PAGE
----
Via Achy Obejas
"What exactly did Aroldis Chapman do? That’s the question at the heart of an $18 million lawsuit against the 24-year-old Cincinnati Reds pitching ace.
The suit claims Chapman sold out two men to Cuban authorities in order to get back in the good graces of President Raul Castro, then defect to the U.S. where he could secure a multi-million dollar pro baseball contract.
The lawsuit came to light last week, mostly in the Spanish-language press. But it's starting get picked up by the English-language media as well, especially after Chapman was arrested Monday for driving 93 mph with a suspended license.
Chapman may be the current record holder for the fastest recorded pitch with a mark of 106 mph, but if what the lawsuit alleges is true, he’s one royal scumbag. Chapman has not commented on the story and the Reds are officially declining to comment as well.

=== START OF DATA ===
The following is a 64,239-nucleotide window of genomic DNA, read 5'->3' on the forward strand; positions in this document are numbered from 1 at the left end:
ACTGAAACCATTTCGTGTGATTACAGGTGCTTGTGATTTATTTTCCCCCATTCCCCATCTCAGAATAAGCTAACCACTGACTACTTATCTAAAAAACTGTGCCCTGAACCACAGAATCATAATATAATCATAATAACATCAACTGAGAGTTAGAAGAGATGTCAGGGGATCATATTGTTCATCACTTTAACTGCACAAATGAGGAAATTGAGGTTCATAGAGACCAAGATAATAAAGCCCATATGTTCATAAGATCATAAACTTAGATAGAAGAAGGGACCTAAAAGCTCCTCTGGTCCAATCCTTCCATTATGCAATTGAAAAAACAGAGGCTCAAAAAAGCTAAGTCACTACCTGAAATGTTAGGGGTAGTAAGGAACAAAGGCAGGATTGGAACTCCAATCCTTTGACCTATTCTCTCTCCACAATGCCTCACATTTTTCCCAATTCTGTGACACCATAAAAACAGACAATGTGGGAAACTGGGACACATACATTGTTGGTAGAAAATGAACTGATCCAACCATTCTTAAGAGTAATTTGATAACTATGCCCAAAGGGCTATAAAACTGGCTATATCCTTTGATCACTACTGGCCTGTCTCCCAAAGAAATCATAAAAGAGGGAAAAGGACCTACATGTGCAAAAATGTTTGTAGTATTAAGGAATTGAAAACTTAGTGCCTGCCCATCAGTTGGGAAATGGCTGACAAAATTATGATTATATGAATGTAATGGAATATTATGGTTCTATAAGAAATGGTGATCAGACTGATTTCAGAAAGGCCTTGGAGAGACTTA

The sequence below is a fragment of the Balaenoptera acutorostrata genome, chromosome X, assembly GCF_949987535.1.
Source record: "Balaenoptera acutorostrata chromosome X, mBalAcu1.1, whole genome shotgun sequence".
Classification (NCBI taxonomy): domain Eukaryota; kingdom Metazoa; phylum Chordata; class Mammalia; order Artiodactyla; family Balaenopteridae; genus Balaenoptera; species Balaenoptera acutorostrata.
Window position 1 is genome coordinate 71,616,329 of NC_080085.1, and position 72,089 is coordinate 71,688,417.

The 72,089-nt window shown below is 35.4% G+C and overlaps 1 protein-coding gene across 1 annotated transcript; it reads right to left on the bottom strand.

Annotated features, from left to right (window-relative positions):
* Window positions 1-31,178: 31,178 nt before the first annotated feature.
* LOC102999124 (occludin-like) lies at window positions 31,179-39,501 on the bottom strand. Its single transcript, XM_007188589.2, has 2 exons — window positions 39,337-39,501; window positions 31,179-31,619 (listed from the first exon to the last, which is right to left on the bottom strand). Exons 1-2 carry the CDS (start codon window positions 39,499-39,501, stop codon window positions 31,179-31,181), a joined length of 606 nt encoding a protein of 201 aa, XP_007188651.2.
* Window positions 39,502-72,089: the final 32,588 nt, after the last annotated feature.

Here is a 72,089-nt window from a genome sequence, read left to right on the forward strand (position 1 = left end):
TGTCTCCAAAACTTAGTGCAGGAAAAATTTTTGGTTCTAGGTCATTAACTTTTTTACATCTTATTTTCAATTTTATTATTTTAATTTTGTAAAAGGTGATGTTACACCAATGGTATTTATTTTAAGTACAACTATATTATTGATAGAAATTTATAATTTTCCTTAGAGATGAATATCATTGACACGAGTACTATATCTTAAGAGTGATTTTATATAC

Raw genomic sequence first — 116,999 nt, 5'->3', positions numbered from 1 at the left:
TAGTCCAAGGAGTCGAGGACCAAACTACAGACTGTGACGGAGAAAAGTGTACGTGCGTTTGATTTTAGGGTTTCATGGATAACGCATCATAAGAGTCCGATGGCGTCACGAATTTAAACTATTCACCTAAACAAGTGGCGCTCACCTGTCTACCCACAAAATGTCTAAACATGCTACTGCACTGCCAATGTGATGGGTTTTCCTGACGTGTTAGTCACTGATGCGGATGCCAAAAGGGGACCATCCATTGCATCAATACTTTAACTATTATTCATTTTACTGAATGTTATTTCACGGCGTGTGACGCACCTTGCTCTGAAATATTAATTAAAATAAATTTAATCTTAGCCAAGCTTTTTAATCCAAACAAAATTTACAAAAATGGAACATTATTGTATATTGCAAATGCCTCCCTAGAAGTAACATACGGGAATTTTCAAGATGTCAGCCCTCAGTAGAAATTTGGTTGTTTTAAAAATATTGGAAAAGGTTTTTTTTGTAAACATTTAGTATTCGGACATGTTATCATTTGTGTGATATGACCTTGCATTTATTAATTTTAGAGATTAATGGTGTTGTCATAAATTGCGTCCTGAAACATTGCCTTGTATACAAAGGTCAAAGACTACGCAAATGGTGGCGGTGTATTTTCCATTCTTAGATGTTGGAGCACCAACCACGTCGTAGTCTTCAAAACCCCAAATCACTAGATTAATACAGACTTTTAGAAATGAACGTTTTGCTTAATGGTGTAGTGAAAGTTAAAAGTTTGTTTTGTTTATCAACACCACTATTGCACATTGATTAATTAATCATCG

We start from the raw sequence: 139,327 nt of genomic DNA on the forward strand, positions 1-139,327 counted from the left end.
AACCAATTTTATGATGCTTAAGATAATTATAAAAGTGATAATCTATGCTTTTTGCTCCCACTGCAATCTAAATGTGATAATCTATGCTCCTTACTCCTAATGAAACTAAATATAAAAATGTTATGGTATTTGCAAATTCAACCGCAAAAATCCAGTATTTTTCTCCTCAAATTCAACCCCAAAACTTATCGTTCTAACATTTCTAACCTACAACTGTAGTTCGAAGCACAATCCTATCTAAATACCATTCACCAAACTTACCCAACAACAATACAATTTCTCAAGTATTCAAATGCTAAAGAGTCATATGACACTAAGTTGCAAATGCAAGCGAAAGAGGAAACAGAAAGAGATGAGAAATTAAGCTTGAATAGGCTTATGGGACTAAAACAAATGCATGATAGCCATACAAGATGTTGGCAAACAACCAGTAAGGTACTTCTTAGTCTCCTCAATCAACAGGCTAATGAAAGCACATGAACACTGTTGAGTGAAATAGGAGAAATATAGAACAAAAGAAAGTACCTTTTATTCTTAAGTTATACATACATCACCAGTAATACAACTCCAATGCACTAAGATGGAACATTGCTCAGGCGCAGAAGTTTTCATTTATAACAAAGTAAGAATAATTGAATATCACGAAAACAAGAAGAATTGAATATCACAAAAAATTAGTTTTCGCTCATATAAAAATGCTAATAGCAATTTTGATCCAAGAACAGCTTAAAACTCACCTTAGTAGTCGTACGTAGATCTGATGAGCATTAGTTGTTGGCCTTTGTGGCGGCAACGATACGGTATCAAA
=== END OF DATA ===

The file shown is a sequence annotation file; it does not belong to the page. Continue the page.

Here’s what we do know: In 2008, Chapman – then a major star on the Cuban national baseball team – tried to escape from Cuba. When a prized athlete tries to leave the country or gets a whiff of another’s potential defection, they usually face wrath of the Castro government. For example, former Yankee great Orlando “El Duque” Hernández was banned from Cuban baseball after his younger brother, Liván, defected to the U.S. Hernández was forced to sit idle for two years before he pulled off his own defection.
That’s not what happened with Chapman. After authorities caught him trying to leave, he arranged a meeting with Raul Castro. Chapman was kept out of the Cuban national series and the 2008 Beijing Olympics. But the following year, Chapman was a witness in a trial against a Cuban-American named Danilo Curbelo. In his testimony, Chapman accused Curbelo and one other man of “human trafficking.” By July, Chapman was back on the Cuban national team. Late that year he was allowed to play at a tournament in the Netherlands, where he successfully defected.
Wednesday, May 23, 2012
Via Achy Obejas